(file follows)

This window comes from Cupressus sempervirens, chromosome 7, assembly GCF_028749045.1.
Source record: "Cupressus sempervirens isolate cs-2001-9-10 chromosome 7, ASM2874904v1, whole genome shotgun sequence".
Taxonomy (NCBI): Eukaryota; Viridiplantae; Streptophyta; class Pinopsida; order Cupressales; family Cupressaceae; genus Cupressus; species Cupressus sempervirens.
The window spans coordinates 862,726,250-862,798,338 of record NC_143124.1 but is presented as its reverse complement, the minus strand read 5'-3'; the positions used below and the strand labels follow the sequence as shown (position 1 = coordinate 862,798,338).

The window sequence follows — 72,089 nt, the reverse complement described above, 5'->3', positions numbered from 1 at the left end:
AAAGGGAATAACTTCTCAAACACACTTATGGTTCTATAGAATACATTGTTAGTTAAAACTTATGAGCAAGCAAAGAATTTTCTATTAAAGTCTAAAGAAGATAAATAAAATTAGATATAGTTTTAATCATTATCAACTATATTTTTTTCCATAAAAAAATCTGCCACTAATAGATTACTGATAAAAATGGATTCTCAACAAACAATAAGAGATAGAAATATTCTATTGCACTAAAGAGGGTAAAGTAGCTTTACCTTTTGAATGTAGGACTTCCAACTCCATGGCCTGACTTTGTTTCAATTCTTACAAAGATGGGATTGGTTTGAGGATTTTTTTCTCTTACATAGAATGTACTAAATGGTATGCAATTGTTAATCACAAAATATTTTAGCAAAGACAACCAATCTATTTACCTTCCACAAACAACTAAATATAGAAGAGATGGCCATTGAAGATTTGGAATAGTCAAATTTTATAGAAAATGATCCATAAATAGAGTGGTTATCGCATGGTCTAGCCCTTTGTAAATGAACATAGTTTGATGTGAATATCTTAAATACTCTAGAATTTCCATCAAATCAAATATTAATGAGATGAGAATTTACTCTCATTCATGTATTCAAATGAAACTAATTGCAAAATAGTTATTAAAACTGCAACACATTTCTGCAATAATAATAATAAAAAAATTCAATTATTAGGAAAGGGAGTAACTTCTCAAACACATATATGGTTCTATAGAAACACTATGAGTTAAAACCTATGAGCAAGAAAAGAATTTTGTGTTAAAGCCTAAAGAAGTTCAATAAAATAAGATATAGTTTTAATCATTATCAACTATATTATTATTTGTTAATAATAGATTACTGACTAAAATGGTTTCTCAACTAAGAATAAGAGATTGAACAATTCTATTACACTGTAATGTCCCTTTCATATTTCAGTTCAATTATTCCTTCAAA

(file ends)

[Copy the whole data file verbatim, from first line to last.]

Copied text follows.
This window comes from Cupressus sempervirens, chromosome 7, assembly GCF_028749045.1.
Source record: "Cupressus sempervirens isolate cs-2001-9-10 chromosome 7, ASM2874904v1, whole genome shotgun sequence".
Taxonomy (NCBI): Eukaryota; Viridiplantae; Streptophyta; class Pinopsida; order Cupressales; family Cupressaceae; genus Cupressus; species Cupressus sempervirens.
The window spans coordinates 862,726,250-862,798,338 of record NC_143124.1 but is presented as its reverse complement, the minus strand read 5'-3'; the positions used below and the strand labels follow the sequence as shown (position 1 = coordinate 862,798,338).

The window sequence follows — 72,089 nt, the reverse complement described above, 5'->3', positions numbered from 1 at the left end:
AAAGGGAATAACTTCTCAAACACACTTATGGTTCTATAGAATACATTGTTAGTTAAAACTTATGAGCAAGCAAAGAATTTTCTATTAAAGTCTAAAGAAGATAAATAAAATTAGATATAGTTTTAATCATTATCAACTATATTTTTTTCCATAAAAAAATCTGCCACTAATAGATTACTGATAAAAATGGATTCTCAACAAACAATAAGAGATAGAAATATTCTATTGCACTAAAGAGGGTAAAGTAGCTTTACCTTTTGAATGTAGGACTTCCAACTCCATGGCCTGACTTTGTTTCAATTCTTACAAAGATGGGATTGGTTTGAGGATTTTTTTCTCTTACATAGAATGTACTAAATGGTATGCAATTGTTAATCACAAAATATTTTAGCAAAGACAACCAATCTATTTACCTTCCACAAACAACTAAATATAGAAGAGATGGCCATTGAAGATTTGGAATAGTCAAATTTTATAGAAAATGATCCATAAATAGAGTGGTTATCGCATGGTCTAGCCCTTTGTAAATGAACATAGTTTGATGTGAATATCTTAAATACTCTAGAATTTCCATCAAATCAAATATTAATGAGATGAGAATTTACTCTCATTCATGTATTCAAATGAAACTAATTGCAAAATAGTTATTAAAACTGCAACACATTTCTGCAATAATAATAATAAAAAAATTCAATTATTAGGAAAGGGAGTAACTTCTCAAACACATATATGGTTCTATAGAAACACTATGAGTTAAAACCTATGAGCAAGAAAAGAATTTTGTGTTAAAGCCTAAAGAAGTTCAATAAAATAAGATATAGTTTTAATCATTATCAACTATATTATTATTTGTTAATAATAGATTACTGACTAAAATGGTTTCTCAACTAAGAATAAGAGATTGAACAATTCTATTACACTGTAATGTCCCTTTCATATTTCAGTTCAATTATTCCTTCAAA